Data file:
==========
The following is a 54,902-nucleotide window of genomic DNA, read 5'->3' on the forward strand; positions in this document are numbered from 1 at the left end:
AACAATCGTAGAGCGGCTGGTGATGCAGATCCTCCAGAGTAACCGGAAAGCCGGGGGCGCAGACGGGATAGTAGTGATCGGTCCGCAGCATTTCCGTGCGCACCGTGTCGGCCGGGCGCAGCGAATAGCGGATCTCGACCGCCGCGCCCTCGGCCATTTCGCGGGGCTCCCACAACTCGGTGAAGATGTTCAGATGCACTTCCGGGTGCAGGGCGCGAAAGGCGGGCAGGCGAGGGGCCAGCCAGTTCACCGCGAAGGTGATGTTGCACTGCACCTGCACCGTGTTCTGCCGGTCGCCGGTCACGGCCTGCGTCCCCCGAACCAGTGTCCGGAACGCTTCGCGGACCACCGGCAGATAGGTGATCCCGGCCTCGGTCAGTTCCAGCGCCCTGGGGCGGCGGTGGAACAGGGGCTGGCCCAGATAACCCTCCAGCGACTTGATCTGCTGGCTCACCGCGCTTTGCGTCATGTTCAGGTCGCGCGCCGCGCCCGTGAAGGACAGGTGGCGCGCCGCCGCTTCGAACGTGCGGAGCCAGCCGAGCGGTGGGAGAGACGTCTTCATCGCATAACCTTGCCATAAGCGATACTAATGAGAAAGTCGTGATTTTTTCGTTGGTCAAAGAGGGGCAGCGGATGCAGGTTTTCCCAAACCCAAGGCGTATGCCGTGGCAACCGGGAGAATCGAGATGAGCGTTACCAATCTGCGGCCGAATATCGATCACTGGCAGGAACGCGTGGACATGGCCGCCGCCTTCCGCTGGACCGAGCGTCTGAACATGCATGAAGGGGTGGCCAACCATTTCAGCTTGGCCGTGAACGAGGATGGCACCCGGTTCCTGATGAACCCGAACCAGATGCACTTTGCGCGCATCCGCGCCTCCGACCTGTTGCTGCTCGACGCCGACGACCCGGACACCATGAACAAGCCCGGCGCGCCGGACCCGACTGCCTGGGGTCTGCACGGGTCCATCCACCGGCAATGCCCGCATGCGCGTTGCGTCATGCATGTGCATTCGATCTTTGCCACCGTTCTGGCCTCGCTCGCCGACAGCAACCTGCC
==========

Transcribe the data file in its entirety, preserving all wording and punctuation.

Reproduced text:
The following is a 54,902-nucleotide window of genomic DNA, read 5'->3' on the forward strand; positions in this document are numbered from 1 at the left end:
AACAATCGTAGAGCGGCTGGTGATGCAGATCCTCCAGAGTAACCGGAAAGCCGGGGGCGCAGACGGGATAGTAGTGATCGGTCCGCAGCATTTCCGTGCGCACCGTGTCGGCCGGGCGCAGCGAATAGCGGATCTCGACCGCCGCGCCCTCGGCCATTTCGCGGGGCTCCCACAACTCGGTGAAGATGTTCAGATGCACTTCCGGGTGCAGGGCGCGAAAGGCGGGCAGGCGAGGGGCCAGCCAGTTCACCGCGAAGGTGATGTTGCACTGCACCTGCACCGTGTTCTGCCGGTCGCCGGTCACGGCCTGCGTCCCCCGAACCAGTGTCCGGAACGCTTCGCGGACCACCGGCAGATAGGTGATCCCGGCCTCGGTCAGTTCCAGCGCCCTGGGGCGGCGGTGGAACAGGGGCTGGCCCAGATAACCCTCCAGCGACTTGATCTGCTGGCTCACCGCGCTTTGCGTCATGTTCAGGTCGCGCGCCGCGCCCGTGAAGGACAGGTGGCGCGCCGCCGCTTCGAACGTGCGGAGCCAGCCGAGCGGTGGGAGAGACGTCTTCATCGCATAACCTTGCCATAAGCGATACTAATGAGAAAGTCGTGATTTTTTCGTTGGTCAAAGAGGGGCAGCGGATGCAGGTTTTCCCAAACCCAAGGCGTATGCCGTGGCAACCGGGAGAATCGAGATGAGCGTTACCAATCTGCGGCCGAATATCGATCACTGGCAGGAACGCGTGGACATGGCCGCCGCCTTCCGCTGGACCGAGCGTCTGAACATGCATGAAGGGGTGGCCAACCATTTCAGCTTGGCCGTGAACGAGGATGGCACCCGGTTCCTGATGAACCCGAACCAGATGCACTTTGCGCGCATCCGCGCCTCCGACCTGTTGCTGCTCGACGCCGACGACCCGGACACCATGAACAAGCCCGGCGCGCCGGACCCGACTGCCTGGGGTCTGCACGGGTCCATCCACCGGCAATGCCCGCATGCGCGTTGCGTCATGCATGTGCATTCGATCTTTGCCACCGTTCTGGCCTCGCTCGCCGACAGCAACCTGCC